Stamp Duty Land Tax Reform 2014
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Stamp Duty Land Tax Reform 2014

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Carl Shave Carl Shave | December 16, 2014

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On the 3rd December 2014, during his Autumn Statement the Chancellor George Osborne announced a complete reform of Stamp Duty Land Tax (SDLT) and abolished the existing slab structure. The Chancellor has said that the new rates will reduce stamp duty for 98% of buyer. The new Reform will come into effect on the 4th December In England and Wales. However, in Scotland different rates will apply from the 1st April 2015 when Land and Buildings Transaction Tax (LBTT) replace SDLT.

Stamp Duty from 4th December

For those who exchanged their contracts on or before 3rd December and the transaction is completed on the 4th December or later, then they will be able to choose if they follow the old or new rules. The new rate of Stamp Duty is as follows: Purchase Price of Property               New Stamp Duty (percentage of portion                                                                                                                   of purchase price) Up to £125,000                                              0% £125,001 to £250,000                                    2% £250,001 to £925,000                                    5% £925,001 to £1.5million                                 10% Over £1,5000,001                                          12% Previously, the SDLT was charged as a single percentage of the property price. Now it will be charged at the different rates depending how much of the purchase price falls into each band. For example:- Purchase Price – £185,000 Up to £125,000 – No Stamp Duty £125,001 – £185,000 – You would pay 2% on £59,999 Stamp Duty Payable – £1,200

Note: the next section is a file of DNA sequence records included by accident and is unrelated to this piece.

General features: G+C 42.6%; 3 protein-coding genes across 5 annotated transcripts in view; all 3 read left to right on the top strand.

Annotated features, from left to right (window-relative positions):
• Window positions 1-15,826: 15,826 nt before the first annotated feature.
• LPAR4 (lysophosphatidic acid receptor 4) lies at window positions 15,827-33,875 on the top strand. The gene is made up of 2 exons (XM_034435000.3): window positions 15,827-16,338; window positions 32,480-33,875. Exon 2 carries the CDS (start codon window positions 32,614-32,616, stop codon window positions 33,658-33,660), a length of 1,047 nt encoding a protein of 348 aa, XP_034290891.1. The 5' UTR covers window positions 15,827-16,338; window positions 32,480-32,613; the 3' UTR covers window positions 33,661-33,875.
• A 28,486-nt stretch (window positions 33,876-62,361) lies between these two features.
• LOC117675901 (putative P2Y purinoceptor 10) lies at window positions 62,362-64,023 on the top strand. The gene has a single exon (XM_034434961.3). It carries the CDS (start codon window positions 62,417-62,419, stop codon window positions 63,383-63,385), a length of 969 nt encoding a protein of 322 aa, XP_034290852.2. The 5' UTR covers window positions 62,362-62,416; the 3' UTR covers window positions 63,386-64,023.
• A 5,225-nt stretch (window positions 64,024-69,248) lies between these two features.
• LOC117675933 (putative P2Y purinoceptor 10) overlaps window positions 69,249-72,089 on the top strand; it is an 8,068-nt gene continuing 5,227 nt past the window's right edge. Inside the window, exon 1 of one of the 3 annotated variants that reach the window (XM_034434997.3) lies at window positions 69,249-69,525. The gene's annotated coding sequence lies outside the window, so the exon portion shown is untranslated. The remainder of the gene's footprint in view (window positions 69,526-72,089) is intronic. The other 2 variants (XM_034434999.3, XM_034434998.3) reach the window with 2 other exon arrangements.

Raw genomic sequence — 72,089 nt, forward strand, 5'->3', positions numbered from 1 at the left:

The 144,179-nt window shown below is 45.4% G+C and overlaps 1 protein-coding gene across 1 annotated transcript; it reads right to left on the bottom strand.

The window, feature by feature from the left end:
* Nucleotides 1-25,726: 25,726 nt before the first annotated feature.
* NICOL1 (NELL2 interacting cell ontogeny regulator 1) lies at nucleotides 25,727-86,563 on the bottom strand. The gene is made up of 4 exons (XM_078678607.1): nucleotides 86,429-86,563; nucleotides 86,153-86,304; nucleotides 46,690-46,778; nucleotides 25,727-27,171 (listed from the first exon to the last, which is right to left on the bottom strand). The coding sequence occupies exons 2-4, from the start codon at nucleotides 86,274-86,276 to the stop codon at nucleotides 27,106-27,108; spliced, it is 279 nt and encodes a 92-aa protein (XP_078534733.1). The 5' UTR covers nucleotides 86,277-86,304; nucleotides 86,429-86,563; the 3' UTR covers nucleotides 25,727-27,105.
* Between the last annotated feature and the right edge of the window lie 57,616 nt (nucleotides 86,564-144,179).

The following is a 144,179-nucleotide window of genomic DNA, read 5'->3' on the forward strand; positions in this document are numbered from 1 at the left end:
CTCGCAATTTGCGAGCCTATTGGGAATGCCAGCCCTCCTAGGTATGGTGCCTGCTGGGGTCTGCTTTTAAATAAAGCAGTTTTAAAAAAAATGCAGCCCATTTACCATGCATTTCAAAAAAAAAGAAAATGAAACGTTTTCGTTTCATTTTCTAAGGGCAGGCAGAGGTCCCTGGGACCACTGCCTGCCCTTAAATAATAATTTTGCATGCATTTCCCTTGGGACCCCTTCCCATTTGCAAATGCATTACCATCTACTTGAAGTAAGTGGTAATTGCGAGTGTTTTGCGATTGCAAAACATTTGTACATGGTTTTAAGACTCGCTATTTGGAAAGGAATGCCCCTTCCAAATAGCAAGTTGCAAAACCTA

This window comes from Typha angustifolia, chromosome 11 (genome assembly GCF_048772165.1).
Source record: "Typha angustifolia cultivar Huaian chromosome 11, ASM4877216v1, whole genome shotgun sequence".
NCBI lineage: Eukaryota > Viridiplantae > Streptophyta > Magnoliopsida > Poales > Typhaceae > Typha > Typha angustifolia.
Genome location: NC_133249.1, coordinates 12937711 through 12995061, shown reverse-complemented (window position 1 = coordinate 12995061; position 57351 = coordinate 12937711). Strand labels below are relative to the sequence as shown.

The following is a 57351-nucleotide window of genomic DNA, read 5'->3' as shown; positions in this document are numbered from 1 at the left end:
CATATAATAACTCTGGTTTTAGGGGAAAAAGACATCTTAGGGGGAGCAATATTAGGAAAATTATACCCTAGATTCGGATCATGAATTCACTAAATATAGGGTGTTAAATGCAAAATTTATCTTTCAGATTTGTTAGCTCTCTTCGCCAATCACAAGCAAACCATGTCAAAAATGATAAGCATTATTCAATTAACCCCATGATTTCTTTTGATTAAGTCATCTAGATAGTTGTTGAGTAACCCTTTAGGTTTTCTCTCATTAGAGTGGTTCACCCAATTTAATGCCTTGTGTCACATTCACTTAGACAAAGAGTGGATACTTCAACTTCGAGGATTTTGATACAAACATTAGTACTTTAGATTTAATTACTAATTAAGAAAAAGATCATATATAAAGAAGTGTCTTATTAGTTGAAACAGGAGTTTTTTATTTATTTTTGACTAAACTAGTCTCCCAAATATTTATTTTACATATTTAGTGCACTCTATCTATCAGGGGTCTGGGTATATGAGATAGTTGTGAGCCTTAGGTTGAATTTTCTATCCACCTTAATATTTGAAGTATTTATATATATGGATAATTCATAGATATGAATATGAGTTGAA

The Old Stamp Duty Rules

Under the old rules the levy on property kicked in at £125,000 at a rate of 1%; it then jumped to 3% of the property’s price when it hit £250,001; buyers then paid 4% when the property value went up to £500,001; properties over £1million had a 5% levy; and finally 7% was levied on properties priced at £2million and higher. 

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